Being a human couch potato can greatly increase fat accumulation, hasten the onset of Type II diabetes symptoms, result in detrimental blood chemistry and cardiovascular changes, and eventually, bring about one's death. Large hibernators such as bears however have evolved to adapt to and reverse similar metabolic stressors they face each year before and during hibernation to essentially become immune to these ill effects. New RNA sequencing-based genetic research conducted at Washington State University's Bear Research, Education, and Conservation Center shows grizzlies express a larger number of genes in preparation for, and during hibernation to cope with such stressors, than do any other species studied.
    WSU Insider
  • 09.24.2019
    Why "World Rabies Day" is important
    The queue in the center of Shirati Sota village in northern Tanzania begins to form at around 8 a.m. and continues to grow throughout the day. Children, mostly boys, bring the dogs. Women tend to bring cats, usually inside sacks. As they arrive all at once, a newly appointed rabies coordinator struggles to keep the group in an orderly fashion, with dogs, unaccustomed to their twine leashes or metal chain, picking fights with one another. Despite a tedious wait in the tropical heat, no one leaves. By the end of the day more than 350 dogs and cats will be vaccinated – job done.
    VetCandy
  • WSU Shield
    09.20.2019
    WSU Grizzly Research Reveals Remarkable Genetic Regulation During Hibernation
    Being a human couch potato can greatly increase fat accumulation, hasten the onset of Type II diabetes symptoms, result in detrimental blood chemistry and cardiovascular changes, and eventually, bring about one's death.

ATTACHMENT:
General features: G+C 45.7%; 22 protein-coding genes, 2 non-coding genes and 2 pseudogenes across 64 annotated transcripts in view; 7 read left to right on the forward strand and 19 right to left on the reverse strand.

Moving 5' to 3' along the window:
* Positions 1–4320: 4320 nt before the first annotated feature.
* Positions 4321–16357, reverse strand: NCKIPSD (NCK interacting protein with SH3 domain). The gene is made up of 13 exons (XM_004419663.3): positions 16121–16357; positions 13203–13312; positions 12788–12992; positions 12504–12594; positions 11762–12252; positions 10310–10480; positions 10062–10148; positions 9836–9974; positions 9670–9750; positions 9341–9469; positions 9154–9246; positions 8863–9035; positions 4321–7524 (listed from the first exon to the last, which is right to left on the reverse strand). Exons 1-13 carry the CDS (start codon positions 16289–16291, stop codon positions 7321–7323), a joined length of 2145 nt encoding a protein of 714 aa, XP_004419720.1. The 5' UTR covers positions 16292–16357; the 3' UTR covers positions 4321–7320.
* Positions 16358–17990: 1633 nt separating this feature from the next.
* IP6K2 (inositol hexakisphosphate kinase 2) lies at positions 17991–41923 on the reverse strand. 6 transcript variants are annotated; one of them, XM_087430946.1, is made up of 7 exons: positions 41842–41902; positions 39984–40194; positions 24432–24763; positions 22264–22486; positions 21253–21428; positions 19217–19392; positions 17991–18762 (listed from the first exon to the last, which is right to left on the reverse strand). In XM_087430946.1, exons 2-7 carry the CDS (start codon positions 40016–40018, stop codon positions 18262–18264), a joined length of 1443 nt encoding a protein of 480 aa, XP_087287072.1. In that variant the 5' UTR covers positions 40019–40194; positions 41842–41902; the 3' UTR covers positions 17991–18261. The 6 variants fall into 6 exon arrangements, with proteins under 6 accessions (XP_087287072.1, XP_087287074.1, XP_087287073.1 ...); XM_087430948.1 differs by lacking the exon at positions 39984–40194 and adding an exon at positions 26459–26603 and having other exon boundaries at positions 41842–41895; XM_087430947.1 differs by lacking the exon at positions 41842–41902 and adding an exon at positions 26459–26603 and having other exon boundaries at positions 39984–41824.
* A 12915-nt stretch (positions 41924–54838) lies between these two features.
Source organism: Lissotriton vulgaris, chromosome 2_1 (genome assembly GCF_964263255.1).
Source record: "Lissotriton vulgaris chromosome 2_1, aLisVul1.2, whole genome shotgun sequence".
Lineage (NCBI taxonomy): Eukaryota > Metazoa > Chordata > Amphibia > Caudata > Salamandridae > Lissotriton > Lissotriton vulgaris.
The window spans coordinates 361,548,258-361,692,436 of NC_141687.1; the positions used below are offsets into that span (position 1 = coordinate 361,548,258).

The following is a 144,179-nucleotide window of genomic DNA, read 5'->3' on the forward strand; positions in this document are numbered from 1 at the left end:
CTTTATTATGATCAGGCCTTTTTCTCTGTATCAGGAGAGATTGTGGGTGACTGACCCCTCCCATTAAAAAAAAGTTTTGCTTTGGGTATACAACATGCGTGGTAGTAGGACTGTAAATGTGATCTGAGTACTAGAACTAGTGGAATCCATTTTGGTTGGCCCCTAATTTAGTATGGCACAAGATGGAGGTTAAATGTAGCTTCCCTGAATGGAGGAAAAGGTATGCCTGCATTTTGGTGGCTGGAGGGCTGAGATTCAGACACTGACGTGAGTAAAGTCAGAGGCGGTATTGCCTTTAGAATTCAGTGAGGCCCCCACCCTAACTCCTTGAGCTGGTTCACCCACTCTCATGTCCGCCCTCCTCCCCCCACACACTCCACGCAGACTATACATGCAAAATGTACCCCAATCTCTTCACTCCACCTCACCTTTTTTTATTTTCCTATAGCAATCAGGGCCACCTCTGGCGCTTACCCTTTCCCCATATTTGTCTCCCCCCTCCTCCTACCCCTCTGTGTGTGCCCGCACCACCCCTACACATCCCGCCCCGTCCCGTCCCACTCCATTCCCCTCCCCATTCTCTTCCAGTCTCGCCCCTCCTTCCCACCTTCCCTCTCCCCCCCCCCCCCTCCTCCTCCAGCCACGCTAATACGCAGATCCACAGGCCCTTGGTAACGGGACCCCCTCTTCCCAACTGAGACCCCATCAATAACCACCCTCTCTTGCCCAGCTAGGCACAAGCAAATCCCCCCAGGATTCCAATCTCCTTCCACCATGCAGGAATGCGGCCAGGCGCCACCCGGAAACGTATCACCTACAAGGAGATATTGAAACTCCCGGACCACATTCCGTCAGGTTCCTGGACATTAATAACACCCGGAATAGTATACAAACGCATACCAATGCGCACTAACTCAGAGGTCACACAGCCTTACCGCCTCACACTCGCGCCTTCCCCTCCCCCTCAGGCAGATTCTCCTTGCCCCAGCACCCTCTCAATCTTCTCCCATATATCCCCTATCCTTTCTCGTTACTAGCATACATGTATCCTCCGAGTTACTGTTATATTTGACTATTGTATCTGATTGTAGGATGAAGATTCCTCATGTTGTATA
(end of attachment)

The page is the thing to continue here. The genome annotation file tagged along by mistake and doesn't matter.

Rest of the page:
Nature World News
  • WSU Shield
  • bear cardiac ultrasound
    09.19.2019
    Grizzlies show remarkable gene control before and during hibernation
    Being a human couch potato can greatly increase fat accumulation, hasten the onset of Type II diabetes symptoms, result in detrimental blood chemistry and cardiovascular changes, and eventually, bring about one’s death.
    College of Veterinary Medicine
  • WSU Shield
    09.16.2019
    Congratulations to our four new Board Certified Veterinary Pathologists
    Congratulations to Laura Chen, WADDL-AHFSL branch chief and VMP assistant professor; Lindsay Fry, research veterinary medical officer, USDA ARS; Laura Williams, clinical instructor, WADDL and VMP; and Liam Broughton-Neiswanger, VMP and VCS; on their successful completion of Phase 2 of the American Association of Veterinary Pathologist’s (ACVP) certifying examination. The four are now Board Certified Veterinary Pathologists.
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  • 09.16.2019
    Art in the Library exhibit features work of veterinary student Charlie Kittridge
    Peregrine falcons, the fastest birds in the world, can reach speeds of up to 240 miles per hour while diving. Third‑year Washington State University veterinary student and wildlife artist Charlie Kittridge drew the bird of prey in October 2017 as a tribute to its impressive qualities. “I admire their speed, precision and power,” he said. “Animals are my favorite subjects. I get to know them in a deeper way through art.”
    WSU Insider
  • 09.12.2019
    WSU researchers grow citrus disease bacteria in the lab
    Washington State University researchers have for the first time grown the bacteria in a laboratory that causes Citrus Greening Disease, considered the world’s most harmful citrus disease. Being able to grow the elusive and poorly understood bacterium, Candidatus Liberibacter asiaticus (CLas), will make it easier for researchers to find treatments for the disease that has destroyed millions of acres of orange, grapefruit and lemon groves around the world and has devastated the citrus industry in Florida. The researchers, including Phuc Ha, postdoctoral research associate, Haluk Beyenal, Paul Hohenschuh Professor in the Gene and Linda Voiland School of Chemical Engineering and Bioengineering, David Gang and Ruifeng He, from WSU’s Institute of Biological Chemistry, Anders Omsland, from the Paul G. Allen School for Global Animal Health, and researchers from the University of Florida and University of Arizona, report on their work in the journal, Biofilm.
    WSU Insider
  • WSU Shield
Washington State University